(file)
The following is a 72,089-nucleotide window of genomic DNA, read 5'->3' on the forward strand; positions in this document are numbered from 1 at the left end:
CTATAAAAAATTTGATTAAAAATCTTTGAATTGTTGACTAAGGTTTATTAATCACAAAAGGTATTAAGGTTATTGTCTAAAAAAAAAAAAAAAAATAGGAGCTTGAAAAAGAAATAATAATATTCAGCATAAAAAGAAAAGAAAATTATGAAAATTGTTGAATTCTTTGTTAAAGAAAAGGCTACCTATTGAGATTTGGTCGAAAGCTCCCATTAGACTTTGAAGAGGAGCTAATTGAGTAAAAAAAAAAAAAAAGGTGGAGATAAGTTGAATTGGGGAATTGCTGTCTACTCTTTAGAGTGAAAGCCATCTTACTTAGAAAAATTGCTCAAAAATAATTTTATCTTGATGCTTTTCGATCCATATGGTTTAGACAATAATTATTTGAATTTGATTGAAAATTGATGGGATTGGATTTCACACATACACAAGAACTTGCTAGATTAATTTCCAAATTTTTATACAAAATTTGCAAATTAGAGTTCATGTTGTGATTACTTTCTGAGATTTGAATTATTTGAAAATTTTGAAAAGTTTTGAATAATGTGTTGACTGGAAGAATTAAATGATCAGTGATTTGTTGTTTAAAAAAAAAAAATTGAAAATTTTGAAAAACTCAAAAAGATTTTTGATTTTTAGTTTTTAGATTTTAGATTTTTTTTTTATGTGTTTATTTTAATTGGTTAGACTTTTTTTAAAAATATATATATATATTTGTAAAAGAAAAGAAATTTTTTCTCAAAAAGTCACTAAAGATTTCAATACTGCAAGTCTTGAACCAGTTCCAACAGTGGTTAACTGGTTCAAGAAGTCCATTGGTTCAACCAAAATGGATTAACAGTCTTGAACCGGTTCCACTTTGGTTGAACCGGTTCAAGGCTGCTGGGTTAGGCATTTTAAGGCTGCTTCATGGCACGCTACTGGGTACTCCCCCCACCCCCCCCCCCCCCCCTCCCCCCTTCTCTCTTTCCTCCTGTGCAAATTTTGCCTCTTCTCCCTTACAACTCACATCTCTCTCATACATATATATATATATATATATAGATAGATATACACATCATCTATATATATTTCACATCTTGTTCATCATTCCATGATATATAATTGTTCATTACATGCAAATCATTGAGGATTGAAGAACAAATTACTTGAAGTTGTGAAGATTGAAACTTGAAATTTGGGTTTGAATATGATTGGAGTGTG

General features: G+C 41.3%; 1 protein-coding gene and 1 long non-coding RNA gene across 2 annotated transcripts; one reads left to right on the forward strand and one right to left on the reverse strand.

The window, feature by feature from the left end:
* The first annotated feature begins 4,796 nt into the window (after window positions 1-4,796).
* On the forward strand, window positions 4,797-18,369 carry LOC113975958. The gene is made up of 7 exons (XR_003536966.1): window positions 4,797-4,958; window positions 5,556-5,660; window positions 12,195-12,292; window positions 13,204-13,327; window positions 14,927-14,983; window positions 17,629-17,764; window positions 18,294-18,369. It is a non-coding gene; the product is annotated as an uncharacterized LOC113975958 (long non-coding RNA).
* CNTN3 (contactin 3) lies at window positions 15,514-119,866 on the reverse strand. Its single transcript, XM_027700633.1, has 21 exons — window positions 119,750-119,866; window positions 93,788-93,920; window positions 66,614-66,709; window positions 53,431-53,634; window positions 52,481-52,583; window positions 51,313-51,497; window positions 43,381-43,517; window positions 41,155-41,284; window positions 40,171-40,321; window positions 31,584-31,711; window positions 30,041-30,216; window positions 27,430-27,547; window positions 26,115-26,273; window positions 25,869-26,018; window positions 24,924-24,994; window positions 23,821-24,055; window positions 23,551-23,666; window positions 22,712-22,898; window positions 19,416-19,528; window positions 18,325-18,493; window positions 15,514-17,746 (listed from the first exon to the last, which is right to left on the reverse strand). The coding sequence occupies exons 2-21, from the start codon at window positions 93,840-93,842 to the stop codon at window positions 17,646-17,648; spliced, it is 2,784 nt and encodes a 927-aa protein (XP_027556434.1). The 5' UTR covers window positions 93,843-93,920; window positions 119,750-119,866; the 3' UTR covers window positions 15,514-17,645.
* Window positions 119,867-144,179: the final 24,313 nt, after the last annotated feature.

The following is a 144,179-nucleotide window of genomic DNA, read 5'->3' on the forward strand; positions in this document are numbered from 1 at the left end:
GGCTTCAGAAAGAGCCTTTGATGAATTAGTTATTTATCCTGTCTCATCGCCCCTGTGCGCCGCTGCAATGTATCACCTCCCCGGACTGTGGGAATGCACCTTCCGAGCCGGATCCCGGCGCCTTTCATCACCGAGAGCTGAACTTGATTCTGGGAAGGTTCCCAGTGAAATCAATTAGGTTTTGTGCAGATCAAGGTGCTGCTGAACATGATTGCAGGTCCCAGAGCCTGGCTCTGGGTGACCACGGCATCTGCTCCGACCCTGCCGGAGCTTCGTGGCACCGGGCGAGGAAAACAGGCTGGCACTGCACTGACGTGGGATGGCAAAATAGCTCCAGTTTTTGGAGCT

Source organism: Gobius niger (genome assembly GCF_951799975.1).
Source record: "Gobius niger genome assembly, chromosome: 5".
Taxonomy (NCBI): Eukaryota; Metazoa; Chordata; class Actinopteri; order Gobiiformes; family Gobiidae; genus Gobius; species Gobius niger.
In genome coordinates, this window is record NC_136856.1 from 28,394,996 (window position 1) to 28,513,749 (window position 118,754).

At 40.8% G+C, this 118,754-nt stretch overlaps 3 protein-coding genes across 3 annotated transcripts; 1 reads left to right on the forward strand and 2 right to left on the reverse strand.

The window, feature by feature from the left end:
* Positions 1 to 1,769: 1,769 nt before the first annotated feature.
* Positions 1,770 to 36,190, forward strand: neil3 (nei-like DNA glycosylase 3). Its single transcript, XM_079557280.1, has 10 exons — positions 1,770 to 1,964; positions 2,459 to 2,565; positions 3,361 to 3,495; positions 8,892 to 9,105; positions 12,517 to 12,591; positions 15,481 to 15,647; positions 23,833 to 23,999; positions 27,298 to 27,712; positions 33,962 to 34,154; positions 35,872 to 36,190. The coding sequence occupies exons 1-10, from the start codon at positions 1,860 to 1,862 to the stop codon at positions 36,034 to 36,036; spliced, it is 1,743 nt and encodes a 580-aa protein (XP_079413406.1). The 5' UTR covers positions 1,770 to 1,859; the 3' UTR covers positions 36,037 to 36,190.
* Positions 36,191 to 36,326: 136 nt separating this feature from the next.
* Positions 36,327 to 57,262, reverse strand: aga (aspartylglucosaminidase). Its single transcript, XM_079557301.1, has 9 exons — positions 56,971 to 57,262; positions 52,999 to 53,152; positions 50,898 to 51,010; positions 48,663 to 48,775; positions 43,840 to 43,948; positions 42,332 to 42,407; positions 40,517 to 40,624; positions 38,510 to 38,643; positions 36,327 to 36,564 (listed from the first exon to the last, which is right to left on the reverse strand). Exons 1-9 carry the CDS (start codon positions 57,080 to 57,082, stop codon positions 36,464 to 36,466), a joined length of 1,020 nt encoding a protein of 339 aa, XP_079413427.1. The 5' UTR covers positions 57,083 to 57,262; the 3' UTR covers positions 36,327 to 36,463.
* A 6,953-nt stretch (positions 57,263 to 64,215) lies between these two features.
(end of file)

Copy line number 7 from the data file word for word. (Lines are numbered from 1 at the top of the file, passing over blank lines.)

* CNTN3 (contactin 3) lies at window positions 15,514-119,866 on the reverse strand. Its single transcript, XM_027700633.1, has 21 exons — window positions 119,750-119,866; window positions 93,788-93,920; window positions 66,614-66,709; window positions 53,431-53,634; window positions 52,481-52,583; window positions 51,313-51,497; window positions 43,381-43,517; window positions 41,155-41,284; window positions 40,171-40,321; window positions 31,584-31,711; window positions 30,041-30,216; window positions 27,430-27,547; window positions 26,115-26,273; window positions 25,869-26,018; window positions 24,924-24,994; window positions 23,821-24,055; window positions 23,551-23,666; window positions 22,712-22,898; window positions 19,416-19,528; window positions 18,325-18,493; window positions 15,514-17,746 (listed from the first exon to the last, which is right to left on the reverse strand). The coding sequence occupies exons 2-21, from the start codon at window positions 93,840-93,842 to the stop codon at window positions 17,646-17,648; spliced, it is 2,784 nt and encodes a 927-aa protein (XP_027556434.1). The 5' UTR covers window positions 93,843-93,920; window positions 119,750-119,866; the 3' UTR covers window positions 15,514-17,645.